The Ottawa Hospital (TOH) recently embarked on a journey to become a leader in quality and patient safety in North America. Seeking to perform in the top 10 per cent, three processes have been implemented to significantly transform clinical services, thus improving quality, enhancing service and reducing cost.
This year we launched the Conservative Hip And Knee Class (CHAKC), a four-week program caring for patients with hip and knee arthritis as they await therapy or surgery. Through twice-weekly exercises at the Riverside Campus, each class invites six patients to an hour-long gym circuit and education session led by a physiotherapy or rehabilitation assistant, under the supervision of a physiotherapist. The program focuses on self-management, safe exercise, pain management and pacing, as well as strategies to continue exercise once the classes are completed. Since the inaugural class in June 2011, more than 80 patients have gone through the program with very positive results: some patients have even delayed or cancelled their surgeries as they no longer felt it was necessary. Patients also enjoy the group format, which offers collective motivation and encouragement, the proof that they could exercise safely and without significant repercussion and the knowledge that they are not alone.
This year, TOH celebrated the grand opening of the new CANVent facility. CANVent – also known as Canadian Alternatives in Non-invasive Ventilation – is an innovative program that helps keep patients at higher risk of developing serious complications from simple upper respiratory tract infections out of hospital. CANVent offers critical support to patients who would otherwise require emergency visits or critical care admissions as a result of something seemingly benign, such as an upper respiratory tract infection. Through enhanced awareness, patients are identified, referred and evaluated for risk of respiratory failure, sleep-related respiratory insufficiency and limited airway clearance. Simple but effective strategies are taught to patients and caregivers in order to recognize illness, increase cough capacities and ensure adequate airway clearance. Unique to TOH, the CANVent facility has treated patients coming from as far away as Toronto.
Those with endometriosis often suffer in silence from pain and/or infertility, without showing any external signs. Through education, support and guidance, women living with this condition can see a significant improvement in their quality of life, yet expertise in this area remains extremely limited. At The Ottawa Hospital, we have created a team approach to help these women get their lives back. Diagnostic imaging, general surgery, urology, gynaecology and the Pain Clinic have all seen many patients with these issues and are beginning to work together. Under the leadership of the Division of Minimally Invasive Surgery in the Department of Obstetrics and Gynaecology, complex cases of pain, infertility and deep organ involvement are managed with excellent surgical and medical care principles, unlike anywhere else in the country. The Shirley E. Greenberg Women's Health Centre hosts a clinic dedicated to difficult surgical gynaecological consults. This clinic is led by two nurses who have been committed to the program for the last five years. This past year some staff received national and international recognition for their educational and clinical leadership: Dr. Sony Sukhbir Singh received the Canadian Association of Professors of Obstetrics and Gynaecology’s President's Award for his "tireless commitment and valuable contribution" to gynaecology education, while Drs. Karine Lortie and Hassan Shenassa were recognized for national research excellence and leadership in international surgical education with projects that have since crossed over to the United States and countries throughout Africa.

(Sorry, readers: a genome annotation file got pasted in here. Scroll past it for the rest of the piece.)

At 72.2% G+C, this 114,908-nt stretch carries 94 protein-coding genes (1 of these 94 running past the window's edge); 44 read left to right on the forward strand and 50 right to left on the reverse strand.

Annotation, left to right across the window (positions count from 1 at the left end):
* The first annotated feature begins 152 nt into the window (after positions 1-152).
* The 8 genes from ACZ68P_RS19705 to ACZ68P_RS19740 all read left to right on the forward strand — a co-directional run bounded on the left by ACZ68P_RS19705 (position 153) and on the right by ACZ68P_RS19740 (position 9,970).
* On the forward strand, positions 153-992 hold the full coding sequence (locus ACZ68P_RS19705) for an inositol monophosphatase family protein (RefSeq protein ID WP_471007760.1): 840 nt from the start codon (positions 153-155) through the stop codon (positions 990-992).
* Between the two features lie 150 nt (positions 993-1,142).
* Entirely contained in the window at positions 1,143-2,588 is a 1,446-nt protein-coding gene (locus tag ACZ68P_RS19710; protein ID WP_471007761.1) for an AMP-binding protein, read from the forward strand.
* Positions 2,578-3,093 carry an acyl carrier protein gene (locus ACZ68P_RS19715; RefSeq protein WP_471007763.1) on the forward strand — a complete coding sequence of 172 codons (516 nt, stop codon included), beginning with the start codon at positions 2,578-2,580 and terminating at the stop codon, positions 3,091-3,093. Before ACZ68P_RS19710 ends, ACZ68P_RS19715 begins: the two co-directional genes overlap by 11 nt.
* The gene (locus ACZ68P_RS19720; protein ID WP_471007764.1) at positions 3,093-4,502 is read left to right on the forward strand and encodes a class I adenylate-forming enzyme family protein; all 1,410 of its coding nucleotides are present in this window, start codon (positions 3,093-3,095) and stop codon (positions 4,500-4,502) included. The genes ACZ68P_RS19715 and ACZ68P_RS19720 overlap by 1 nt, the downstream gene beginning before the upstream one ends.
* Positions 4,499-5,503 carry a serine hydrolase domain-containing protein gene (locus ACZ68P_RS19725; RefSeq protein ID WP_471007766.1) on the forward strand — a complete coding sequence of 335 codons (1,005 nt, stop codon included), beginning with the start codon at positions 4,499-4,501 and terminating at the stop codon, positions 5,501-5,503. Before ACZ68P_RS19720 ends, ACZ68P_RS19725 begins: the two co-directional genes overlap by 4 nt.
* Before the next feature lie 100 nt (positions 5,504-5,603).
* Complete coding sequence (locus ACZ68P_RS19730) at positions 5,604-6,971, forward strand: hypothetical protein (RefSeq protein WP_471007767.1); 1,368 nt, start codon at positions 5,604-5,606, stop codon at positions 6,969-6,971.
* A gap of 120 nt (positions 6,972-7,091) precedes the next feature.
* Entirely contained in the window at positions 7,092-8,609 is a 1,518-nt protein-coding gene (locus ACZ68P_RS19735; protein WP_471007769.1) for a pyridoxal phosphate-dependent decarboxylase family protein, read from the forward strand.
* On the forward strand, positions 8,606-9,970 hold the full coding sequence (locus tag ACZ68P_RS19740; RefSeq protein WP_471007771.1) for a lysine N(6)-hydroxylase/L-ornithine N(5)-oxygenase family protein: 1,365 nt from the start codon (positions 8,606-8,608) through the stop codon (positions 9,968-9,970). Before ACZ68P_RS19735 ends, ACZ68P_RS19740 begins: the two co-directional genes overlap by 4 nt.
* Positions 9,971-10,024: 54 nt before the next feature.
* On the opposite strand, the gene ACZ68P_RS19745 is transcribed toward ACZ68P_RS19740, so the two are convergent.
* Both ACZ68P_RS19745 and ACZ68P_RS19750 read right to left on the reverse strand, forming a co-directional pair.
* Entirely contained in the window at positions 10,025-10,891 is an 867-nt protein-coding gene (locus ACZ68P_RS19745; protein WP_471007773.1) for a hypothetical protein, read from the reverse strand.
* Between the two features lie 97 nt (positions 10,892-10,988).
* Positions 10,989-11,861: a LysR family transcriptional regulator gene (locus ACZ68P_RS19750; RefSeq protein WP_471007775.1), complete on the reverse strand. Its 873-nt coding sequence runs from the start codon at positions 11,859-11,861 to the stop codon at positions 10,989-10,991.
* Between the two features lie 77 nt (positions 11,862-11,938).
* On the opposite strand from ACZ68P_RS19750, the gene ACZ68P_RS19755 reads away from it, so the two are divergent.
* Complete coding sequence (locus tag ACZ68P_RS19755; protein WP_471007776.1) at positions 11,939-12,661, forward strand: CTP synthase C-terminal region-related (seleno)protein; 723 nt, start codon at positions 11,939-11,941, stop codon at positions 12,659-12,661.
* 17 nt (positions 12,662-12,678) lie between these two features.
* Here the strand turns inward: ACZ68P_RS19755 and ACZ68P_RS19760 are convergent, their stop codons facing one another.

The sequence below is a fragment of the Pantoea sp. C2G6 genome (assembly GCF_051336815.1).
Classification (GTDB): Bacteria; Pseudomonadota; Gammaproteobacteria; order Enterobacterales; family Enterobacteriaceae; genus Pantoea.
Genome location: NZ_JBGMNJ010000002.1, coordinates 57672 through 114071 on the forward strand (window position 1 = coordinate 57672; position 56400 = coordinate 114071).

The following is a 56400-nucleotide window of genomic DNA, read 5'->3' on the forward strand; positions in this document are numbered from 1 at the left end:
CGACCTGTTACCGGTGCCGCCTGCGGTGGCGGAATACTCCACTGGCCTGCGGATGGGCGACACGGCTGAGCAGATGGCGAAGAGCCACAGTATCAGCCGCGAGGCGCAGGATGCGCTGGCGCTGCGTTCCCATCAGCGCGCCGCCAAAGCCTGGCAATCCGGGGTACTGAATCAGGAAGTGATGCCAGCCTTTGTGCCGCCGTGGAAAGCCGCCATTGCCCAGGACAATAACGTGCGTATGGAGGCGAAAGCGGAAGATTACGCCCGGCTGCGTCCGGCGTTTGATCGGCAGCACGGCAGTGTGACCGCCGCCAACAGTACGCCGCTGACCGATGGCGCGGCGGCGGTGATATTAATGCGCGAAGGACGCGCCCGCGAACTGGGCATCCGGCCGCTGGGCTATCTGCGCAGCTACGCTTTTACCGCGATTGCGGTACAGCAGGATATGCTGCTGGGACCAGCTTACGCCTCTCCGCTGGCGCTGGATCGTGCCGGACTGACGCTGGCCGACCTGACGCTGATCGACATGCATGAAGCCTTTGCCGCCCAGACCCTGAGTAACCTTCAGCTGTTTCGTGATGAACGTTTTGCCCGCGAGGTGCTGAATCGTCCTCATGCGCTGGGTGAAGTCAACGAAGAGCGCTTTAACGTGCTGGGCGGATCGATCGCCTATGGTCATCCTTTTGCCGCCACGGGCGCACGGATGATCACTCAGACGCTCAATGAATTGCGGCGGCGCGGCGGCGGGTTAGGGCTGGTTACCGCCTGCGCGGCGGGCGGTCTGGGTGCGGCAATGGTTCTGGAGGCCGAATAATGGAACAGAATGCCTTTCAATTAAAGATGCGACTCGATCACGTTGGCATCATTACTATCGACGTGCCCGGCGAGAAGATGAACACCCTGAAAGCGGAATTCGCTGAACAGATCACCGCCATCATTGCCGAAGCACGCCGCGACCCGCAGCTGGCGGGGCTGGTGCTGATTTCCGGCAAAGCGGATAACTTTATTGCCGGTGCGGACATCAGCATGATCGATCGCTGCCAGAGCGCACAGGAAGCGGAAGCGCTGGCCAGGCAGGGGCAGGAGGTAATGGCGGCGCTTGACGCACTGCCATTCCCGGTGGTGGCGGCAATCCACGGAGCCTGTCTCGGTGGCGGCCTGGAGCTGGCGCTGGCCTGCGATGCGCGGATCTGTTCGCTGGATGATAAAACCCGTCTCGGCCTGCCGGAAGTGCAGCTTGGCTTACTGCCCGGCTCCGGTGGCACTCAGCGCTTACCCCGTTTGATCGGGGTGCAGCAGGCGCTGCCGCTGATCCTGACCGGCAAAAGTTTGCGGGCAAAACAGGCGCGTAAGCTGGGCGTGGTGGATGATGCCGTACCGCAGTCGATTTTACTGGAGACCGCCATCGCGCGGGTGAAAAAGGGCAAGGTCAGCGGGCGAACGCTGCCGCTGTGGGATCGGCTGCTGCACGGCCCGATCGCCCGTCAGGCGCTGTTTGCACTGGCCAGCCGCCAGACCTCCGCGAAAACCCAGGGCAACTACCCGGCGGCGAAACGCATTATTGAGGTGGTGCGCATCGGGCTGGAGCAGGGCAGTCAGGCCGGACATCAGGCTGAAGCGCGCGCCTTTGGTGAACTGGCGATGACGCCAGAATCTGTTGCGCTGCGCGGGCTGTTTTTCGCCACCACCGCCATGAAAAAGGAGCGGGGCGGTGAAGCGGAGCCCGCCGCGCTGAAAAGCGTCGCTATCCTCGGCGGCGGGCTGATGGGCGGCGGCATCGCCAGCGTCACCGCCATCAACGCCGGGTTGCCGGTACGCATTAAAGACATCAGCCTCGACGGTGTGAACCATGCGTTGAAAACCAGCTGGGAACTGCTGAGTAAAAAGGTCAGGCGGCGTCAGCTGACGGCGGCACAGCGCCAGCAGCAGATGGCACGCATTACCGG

Always striving to give the highest-quality care, TOH seeks to provide patients with improved access to the information they need. To this end, the hospital now offers several key portions of its website in signed languages, and is the first health-care organization to do this. In order to ensure that people with disabilities have appropriate access to health-care services, TOH has been very active in recent years in identifying, removing and preventing the creation of barriers. Today, TOH is leading the way by providing several key portions of its website in American Sign Language (ASL) and la langue des signes québécoise (LSQ). With the help of the Canadian Hearing Society’s translation services, our online welcome message, visiting hours and guidelines, outline of Emergency Department wait times, and Accessibility page and feedback form, are now available in ASL and LSQ. We are committed to adding to this list in future.
Over the past year, the implementation of The Ottawa Hospital Inter-Professional Model of Patient Care (TOH IPMPC©) has been rolled out with 90 teams across the five TOH sites. A guide that organizes the delivery of patient care among health professionals from different disciplines, TOH IPMPC takes into account the hospital’s core competencies, collaborative patient-centered practices, and our overall strategic direction. To enhance collaboration, patient care teams have made process changes based on this guide. By working together, health-care providers can now make better use of their skills and knowledge, and more effectively coordinate care based on patient need. As a result, patients receive higher quality care.